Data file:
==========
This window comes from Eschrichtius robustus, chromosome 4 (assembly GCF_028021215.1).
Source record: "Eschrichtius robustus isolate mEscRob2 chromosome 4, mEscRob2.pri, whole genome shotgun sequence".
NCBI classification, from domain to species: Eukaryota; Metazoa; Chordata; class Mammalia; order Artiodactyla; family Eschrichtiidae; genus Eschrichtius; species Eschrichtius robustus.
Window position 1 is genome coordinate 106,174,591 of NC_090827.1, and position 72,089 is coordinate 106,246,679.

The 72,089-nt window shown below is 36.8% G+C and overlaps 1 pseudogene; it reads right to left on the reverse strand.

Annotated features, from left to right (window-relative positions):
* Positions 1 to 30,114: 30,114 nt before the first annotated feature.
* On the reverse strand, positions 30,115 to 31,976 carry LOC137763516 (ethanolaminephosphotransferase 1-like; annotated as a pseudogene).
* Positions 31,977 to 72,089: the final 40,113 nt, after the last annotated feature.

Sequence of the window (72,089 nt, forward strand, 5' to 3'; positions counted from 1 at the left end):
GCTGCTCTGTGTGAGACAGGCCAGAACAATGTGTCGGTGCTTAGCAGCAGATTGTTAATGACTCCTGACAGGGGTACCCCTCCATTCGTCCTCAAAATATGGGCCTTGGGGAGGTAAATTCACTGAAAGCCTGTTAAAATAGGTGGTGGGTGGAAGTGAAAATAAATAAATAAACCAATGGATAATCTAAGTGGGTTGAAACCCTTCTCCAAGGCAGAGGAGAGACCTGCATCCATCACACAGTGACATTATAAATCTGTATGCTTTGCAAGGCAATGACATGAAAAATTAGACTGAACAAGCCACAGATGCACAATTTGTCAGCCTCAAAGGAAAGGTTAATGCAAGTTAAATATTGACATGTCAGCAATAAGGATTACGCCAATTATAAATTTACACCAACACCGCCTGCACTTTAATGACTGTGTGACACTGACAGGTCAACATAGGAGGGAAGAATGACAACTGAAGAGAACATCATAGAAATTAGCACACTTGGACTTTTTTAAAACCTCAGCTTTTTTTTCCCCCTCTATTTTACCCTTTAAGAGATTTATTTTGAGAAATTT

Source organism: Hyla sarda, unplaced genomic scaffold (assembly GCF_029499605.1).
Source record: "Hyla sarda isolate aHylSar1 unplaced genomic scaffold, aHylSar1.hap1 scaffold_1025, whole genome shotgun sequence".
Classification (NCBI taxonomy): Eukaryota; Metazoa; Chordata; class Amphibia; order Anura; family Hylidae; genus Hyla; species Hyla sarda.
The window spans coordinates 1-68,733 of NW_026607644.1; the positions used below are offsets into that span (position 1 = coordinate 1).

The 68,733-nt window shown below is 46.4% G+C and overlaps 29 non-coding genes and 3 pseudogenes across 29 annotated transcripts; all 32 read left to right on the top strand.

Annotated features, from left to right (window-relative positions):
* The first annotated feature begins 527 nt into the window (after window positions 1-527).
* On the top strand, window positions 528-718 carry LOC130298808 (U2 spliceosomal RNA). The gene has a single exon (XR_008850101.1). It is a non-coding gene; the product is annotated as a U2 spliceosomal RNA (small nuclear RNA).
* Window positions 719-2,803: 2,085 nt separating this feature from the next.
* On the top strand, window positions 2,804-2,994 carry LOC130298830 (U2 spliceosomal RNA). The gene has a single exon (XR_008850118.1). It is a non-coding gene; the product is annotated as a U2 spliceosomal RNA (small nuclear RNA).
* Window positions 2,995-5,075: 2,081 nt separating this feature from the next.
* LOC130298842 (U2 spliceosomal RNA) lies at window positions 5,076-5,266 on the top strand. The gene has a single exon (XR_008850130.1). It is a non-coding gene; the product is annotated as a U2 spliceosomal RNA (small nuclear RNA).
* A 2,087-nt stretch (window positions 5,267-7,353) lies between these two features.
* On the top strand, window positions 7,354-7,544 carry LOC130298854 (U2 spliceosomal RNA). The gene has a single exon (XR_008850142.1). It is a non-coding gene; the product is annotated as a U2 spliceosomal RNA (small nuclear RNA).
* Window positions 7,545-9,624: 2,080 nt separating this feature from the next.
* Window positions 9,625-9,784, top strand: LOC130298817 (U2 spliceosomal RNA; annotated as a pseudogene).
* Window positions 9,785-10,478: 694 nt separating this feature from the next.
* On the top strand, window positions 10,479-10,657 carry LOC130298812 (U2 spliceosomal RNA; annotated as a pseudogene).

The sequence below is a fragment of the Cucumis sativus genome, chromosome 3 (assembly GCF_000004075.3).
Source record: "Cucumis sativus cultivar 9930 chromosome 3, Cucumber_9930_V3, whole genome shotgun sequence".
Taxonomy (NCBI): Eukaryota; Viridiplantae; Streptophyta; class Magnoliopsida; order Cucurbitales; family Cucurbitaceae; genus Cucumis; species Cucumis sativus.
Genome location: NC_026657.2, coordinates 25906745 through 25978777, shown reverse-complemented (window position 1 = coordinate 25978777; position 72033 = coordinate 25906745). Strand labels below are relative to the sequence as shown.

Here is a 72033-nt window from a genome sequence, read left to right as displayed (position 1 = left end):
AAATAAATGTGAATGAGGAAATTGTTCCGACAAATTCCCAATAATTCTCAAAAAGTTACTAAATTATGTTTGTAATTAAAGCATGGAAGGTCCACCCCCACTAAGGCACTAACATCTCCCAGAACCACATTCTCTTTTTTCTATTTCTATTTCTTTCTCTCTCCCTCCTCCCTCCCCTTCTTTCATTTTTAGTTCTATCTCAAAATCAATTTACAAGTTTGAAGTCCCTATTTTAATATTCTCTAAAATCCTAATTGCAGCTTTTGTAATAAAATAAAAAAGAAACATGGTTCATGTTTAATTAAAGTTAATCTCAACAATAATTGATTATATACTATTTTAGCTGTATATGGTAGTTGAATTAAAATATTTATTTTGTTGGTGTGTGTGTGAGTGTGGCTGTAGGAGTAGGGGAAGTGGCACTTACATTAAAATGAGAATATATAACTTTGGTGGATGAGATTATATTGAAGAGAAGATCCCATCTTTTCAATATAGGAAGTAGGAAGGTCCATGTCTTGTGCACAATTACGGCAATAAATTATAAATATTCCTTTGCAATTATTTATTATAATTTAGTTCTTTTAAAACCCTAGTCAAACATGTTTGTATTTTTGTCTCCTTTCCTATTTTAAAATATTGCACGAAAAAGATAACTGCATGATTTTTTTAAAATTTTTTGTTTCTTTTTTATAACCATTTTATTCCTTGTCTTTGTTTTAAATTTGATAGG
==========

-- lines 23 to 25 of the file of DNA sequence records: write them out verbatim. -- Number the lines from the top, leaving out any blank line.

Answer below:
* LOC130298842 (U2 spliceosomal RNA) lies at window positions 5,076-5,266 on the top strand. The gene has a single exon (XR_008850130.1). It is a non-coding gene; the product is annotated as a U2 spliceosomal RNA (small nuclear RNA).
* A 2,087-nt stretch (window positions 5,267-7,353) lies between these two features.
* On the top strand, window positions 7,354-7,544 carry LOC130298854 (U2 spliceosomal RNA). The gene has a single exon (XR_008850142.1). It is a non-coding gene; the product is annotated as a U2 spliceosomal RNA (small nuclear RNA).